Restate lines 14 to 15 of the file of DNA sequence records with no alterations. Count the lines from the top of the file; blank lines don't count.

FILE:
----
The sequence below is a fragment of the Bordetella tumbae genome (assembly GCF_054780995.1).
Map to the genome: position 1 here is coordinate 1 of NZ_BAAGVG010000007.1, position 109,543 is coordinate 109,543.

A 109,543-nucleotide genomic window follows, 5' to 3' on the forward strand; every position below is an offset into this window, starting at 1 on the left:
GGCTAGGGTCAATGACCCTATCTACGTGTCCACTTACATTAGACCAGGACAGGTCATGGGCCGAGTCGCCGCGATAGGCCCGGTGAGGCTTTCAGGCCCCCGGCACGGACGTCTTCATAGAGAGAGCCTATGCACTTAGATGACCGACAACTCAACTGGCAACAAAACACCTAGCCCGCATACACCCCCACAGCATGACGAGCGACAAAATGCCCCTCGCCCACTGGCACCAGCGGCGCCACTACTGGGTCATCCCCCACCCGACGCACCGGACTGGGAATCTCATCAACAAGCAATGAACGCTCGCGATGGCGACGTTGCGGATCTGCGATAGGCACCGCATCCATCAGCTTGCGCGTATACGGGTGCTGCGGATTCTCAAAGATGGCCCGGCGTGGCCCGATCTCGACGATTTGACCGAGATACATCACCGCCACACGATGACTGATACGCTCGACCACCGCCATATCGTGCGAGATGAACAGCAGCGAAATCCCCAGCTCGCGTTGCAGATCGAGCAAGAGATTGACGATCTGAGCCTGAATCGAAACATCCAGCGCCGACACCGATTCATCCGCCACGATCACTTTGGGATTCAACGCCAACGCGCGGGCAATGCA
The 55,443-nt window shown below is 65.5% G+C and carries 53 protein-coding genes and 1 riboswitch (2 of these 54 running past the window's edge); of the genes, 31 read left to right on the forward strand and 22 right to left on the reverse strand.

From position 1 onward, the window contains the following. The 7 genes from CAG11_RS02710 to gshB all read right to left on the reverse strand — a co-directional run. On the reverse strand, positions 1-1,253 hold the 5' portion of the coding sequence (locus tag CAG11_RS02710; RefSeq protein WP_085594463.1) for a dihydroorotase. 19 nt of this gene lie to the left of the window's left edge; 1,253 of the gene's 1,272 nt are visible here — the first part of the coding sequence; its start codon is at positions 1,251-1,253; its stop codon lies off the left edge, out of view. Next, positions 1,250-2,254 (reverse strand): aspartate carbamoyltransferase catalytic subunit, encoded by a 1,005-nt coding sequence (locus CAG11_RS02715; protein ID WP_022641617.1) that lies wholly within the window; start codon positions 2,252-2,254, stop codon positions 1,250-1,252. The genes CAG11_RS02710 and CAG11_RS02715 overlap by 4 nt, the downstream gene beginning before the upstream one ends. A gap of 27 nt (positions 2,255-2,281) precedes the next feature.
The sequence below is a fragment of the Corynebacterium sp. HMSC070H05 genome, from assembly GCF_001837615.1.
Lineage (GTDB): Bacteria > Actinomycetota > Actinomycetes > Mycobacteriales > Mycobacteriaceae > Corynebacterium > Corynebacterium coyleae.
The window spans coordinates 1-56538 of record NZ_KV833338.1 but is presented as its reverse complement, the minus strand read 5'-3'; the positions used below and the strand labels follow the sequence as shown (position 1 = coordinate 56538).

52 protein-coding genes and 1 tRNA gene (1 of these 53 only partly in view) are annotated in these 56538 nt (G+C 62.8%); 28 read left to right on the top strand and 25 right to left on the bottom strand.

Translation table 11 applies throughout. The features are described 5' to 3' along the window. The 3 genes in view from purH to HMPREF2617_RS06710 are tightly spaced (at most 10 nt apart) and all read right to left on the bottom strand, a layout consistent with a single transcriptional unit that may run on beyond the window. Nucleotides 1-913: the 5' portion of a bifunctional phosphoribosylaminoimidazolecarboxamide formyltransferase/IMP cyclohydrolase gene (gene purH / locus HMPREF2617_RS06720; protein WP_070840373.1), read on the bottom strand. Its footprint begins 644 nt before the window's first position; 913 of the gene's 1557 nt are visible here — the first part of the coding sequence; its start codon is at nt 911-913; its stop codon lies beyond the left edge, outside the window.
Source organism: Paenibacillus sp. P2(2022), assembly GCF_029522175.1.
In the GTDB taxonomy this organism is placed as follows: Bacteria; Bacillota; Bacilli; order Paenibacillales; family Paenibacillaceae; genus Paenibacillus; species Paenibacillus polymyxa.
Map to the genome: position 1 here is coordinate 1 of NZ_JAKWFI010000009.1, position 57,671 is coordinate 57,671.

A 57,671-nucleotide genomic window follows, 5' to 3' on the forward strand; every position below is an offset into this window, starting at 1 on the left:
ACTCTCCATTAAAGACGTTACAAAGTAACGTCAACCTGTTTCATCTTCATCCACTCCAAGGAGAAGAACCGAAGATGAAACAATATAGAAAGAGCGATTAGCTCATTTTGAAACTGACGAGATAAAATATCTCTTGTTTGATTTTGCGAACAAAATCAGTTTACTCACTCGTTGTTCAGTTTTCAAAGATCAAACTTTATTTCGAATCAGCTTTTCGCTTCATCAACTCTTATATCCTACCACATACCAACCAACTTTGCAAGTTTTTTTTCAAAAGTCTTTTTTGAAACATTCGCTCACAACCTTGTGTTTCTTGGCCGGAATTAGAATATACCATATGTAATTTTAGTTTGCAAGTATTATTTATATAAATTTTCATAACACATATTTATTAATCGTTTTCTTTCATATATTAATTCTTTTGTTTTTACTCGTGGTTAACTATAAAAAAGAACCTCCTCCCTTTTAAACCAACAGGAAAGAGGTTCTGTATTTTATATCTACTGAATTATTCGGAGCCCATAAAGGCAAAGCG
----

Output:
Map to the genome: position 1 here is coordinate 1 of NZ_JAKWFI010000009.1, position 57,671 is coordinate 57,671.

A 57,671-nucleotide genomic window follows, 5' to 3' on the forward strand; every position below is an offset into this window, starting at 1 on the left: